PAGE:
Now for a review on something a little left of field. Don’t get me wrong, more often than not at RV Daily, we get our resident tech-head Wes to put some of the biggest brands and best-quality gear to the test. But sometimes, we like to break the mould a touch and have a swing at something way out of left field. Enter, the DC Battery meter from the team over at Sales67.
This came about while Wes was on a random internet forum having a conversation with a bloke from WA about digital ammeters, and how there were few options floating about that just gave amp draw, voltage, and some sort of State of Charge (SoC) information, that was accurate, cheap, and was essentially stand alone. Now, of course, if you’ve got a full Redarc Manager system or the ARB LINX, this may not be the thing for you. What Wes wanted was to have something ‘cheap’ that just fed him the information he needed for the back of his HiLux canopy set-up.
So the bloke he was chatting to, Chris at Sales67, explained he had a digital ammeter that would tick all the boxes, and maybe a couple more, and proper cheap. To the tune of sub-$40 cheap. But, had been tested on a Fluke lab-spec power supply, and was accurate. This then led to Wes spending the 36-quid and having one delivered from over in WA to his place on the east coast, and a little bit of testing ensued. So with the story out of the way and the details on the bit of kit he bought, Wes is now happy he can stop referring to himself in the third person, and get on with the review.
Right. This ammeter is, in a word, magic. For the price I paid, it gives me everything I wanted out of an ammeter, in a rectangular package, that cost near-enough to a tenth the price of some of the other gear you’ll find online. The DC battery meter I received gives me all the information I wanted; namely amp draw, battery voltage, and a nice SoC meter that works off the voltage of the battery. The kit included a 300-amp shunt, that was simple enough to connect up, a few 100mm long wires to connect it, and the meter itself. Where it gets a little carried away, is that it will also give you current in watts, watt-hour usage, the impedance of both the current drawn and battery, and how long the system has been running for.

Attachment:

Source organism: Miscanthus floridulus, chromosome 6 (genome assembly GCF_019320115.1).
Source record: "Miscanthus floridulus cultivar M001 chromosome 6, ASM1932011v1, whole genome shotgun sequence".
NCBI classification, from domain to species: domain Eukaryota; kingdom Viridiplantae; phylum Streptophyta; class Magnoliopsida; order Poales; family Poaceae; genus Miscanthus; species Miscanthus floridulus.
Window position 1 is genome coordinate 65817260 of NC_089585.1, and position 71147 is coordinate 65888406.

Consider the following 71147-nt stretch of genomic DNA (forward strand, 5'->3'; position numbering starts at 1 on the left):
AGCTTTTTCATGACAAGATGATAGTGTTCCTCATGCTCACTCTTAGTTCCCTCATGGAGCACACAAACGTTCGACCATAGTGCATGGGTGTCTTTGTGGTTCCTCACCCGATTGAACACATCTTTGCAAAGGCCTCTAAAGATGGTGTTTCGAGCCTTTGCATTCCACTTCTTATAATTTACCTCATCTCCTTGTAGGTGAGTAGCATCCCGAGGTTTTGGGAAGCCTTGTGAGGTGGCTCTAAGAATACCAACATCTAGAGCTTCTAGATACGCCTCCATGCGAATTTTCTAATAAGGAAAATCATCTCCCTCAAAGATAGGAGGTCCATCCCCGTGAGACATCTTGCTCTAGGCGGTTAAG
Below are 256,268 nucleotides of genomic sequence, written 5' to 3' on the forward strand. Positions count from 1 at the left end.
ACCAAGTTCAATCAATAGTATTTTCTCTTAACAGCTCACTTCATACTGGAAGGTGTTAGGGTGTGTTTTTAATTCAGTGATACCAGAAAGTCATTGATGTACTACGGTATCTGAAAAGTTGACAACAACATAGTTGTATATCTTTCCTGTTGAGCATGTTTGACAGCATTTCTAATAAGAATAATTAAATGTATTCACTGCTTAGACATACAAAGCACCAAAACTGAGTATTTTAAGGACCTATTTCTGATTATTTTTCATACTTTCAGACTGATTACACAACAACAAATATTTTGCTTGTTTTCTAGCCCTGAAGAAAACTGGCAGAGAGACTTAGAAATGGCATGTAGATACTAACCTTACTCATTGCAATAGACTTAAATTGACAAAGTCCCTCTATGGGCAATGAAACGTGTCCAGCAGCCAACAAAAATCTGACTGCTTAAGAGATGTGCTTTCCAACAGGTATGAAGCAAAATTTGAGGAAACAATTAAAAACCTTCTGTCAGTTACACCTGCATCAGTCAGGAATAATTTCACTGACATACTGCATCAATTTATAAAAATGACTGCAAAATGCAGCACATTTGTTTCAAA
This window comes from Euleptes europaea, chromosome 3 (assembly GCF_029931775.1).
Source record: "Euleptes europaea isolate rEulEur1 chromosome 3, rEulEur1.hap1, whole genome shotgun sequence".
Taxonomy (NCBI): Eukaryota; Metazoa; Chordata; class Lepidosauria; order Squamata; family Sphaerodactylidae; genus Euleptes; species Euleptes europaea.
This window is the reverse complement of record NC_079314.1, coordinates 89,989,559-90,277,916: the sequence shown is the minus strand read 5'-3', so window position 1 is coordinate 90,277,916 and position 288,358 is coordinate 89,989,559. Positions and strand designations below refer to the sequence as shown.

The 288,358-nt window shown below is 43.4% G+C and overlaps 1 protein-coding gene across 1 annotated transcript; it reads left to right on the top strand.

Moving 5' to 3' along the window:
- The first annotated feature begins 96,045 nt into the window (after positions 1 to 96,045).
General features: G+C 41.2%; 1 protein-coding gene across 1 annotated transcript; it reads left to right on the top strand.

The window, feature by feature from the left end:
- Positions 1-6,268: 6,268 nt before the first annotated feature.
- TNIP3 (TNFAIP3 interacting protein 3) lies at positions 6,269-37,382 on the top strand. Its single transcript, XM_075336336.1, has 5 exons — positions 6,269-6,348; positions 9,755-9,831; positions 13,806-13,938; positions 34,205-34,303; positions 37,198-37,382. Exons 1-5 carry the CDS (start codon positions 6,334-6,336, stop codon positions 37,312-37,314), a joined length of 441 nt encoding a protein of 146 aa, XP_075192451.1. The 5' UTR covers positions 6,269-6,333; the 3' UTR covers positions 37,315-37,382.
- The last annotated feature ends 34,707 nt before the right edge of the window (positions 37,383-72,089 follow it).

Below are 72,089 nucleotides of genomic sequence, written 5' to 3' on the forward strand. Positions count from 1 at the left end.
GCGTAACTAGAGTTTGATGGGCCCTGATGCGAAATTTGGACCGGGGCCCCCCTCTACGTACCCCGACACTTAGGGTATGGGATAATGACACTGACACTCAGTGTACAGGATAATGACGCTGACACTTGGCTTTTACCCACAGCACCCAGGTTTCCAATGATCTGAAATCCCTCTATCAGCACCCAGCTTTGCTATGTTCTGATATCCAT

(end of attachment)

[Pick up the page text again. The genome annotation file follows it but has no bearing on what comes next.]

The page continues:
Set up was fairly straight forward, with just needing to set the high and low limits for the SoC display, and the meter itself is self-ranging, so it will show milliamps all the way up to 300 amps across the meter. If you’re running on a 24-volt system, it will work just as well, all the way up to 200-volt systems. To get this mounted on the electrics board in the back of the HiLux, I just needed to run some new four-core cabling from the shunt on the battery, and the positive and negative poles to the back of the unit itself. I did this with an old computer networking cable I had laying around, as the Cat5 cables are eight-core, and the wiring is purely for signals; next to no current goes down the cabling to the unit, so the small wiring was fine. From there it was just a matter of fusing the positive wire that went to the battery, connecting the shunt to the negative terminal, and it was all done and dusted.
So, if you’re looking for an ammeter that won’t break the bank, and will just do one specific job well, this could well be the thing for you. As I said above, if you’re after one, you’ll find it one the Sales67 website, it was well worth the $36 I outlaid to get my mitts on one.
Worth noting, there are more advanced ammeters out there, and many higher-end DC-DC systems come with their own inbuilt; such as the Redarc Manager 30 system, and the ARB LINX system. That said, I’ve got a Redarc DC-DC charger (with solar controller) and the rest of my 12-volt set-up with top-brand gear that I’ve forked out for sorted, but if you’re just after something that’ll get the job done with no fuss (on the cheap, mind you), and you’ve already got the rest of your DC-DC charging system sorted (like I do), this could be the DC battery meter for you.